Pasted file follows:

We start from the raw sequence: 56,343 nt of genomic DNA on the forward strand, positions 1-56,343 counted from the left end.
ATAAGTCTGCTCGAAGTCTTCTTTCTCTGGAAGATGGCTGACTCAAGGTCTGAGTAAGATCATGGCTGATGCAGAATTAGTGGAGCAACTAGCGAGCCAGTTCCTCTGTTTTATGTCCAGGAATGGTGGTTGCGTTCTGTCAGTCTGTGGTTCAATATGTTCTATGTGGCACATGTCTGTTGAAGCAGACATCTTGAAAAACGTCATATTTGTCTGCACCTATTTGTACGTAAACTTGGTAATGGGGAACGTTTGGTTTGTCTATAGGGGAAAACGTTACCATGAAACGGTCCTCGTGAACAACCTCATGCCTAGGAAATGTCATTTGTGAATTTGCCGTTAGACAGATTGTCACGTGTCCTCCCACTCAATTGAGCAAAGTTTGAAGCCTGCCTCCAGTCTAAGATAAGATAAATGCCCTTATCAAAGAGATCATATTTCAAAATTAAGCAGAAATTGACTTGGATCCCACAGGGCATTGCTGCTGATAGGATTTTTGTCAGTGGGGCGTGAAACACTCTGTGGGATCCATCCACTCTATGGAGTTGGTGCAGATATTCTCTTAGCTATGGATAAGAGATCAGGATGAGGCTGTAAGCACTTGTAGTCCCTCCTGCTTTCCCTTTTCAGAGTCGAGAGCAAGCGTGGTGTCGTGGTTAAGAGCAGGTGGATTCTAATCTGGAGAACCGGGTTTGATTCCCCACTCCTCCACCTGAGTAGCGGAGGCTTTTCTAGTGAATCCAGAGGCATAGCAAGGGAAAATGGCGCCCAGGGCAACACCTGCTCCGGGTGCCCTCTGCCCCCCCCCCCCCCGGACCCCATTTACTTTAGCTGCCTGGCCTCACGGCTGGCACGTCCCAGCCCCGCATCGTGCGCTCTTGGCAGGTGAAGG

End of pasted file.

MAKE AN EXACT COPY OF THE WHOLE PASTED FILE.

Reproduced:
We start from the raw sequence: 56,343 nt of genomic DNA on the forward strand, positions 1-56,343 counted from the left end.
ATAAGTCTGCTCGAAGTCTTCTTTCTCTGGAAGATGGCTGACTCAAGGTCTGAGTAAGATCATGGCTGATGCAGAATTAGTGGAGCAACTAGCGAGCCAGTTCCTCTGTTTTATGTCCAGGAATGGTGGTTGCGTTCTGTCAGTCTGTGGTTCAATATGTTCTATGTGGCACATGTCTGTTGAAGCAGACATCTTGAAAAACGTCATATTTGTCTGCACCTATTTGTACGTAAACTTGGTAATGGGGAACGTTTGGTTTGTCTATAGGGGAAAACGTTACCATGAAACGGTCCTCGTGAACAACCTCATGCCTAGGAAATGTCATTTGTGAATTTGCCGTTAGACAGATTGTCACGTGTCCTCCCACTCAATTGAGCAAAGTTTGAAGCCTGCCTCCAGTCTAAGATAAGATAAATGCCCTTATCAAAGAGATCATATTTCAAAATTAAGCAGAAATTGACTTGGATCCCACAGGGCATTGCTGCTGATAGGATTTTTGTCAGTGGGGCGTGAAACACTCTGTGGGATCCATCCACTCTATGGAGTTGGTGCAGATATTCTCTTAGCTATGGATAAGAGATCAGGATGAGGCTGTAAGCACTTGTAGTCCCTCCTGCTTTCCCTTTTCAGAGTCGAGAGCAAGCGTGGTGTCGTGGTTAAGAGCAGGTGGATTCTAATCTGGAGAACCGGGTTTGATTCCCCACTCCTCCACCTGAGTAGCGGAGGCTTTTCTAGTGAATCCAGAGGCATAGCAAGGGAAAATGGCGCCCAGGGCAACACCTGCTCCGGGTGCCCTCTGCCCCCCCCCCCCCCGGACCCCATTTACTTTAGCTGCCTGGCCTCACGGCTGGCACGTCCCAGCCCCGCATCGTGCGCTCTTGGCAGGTGAAGG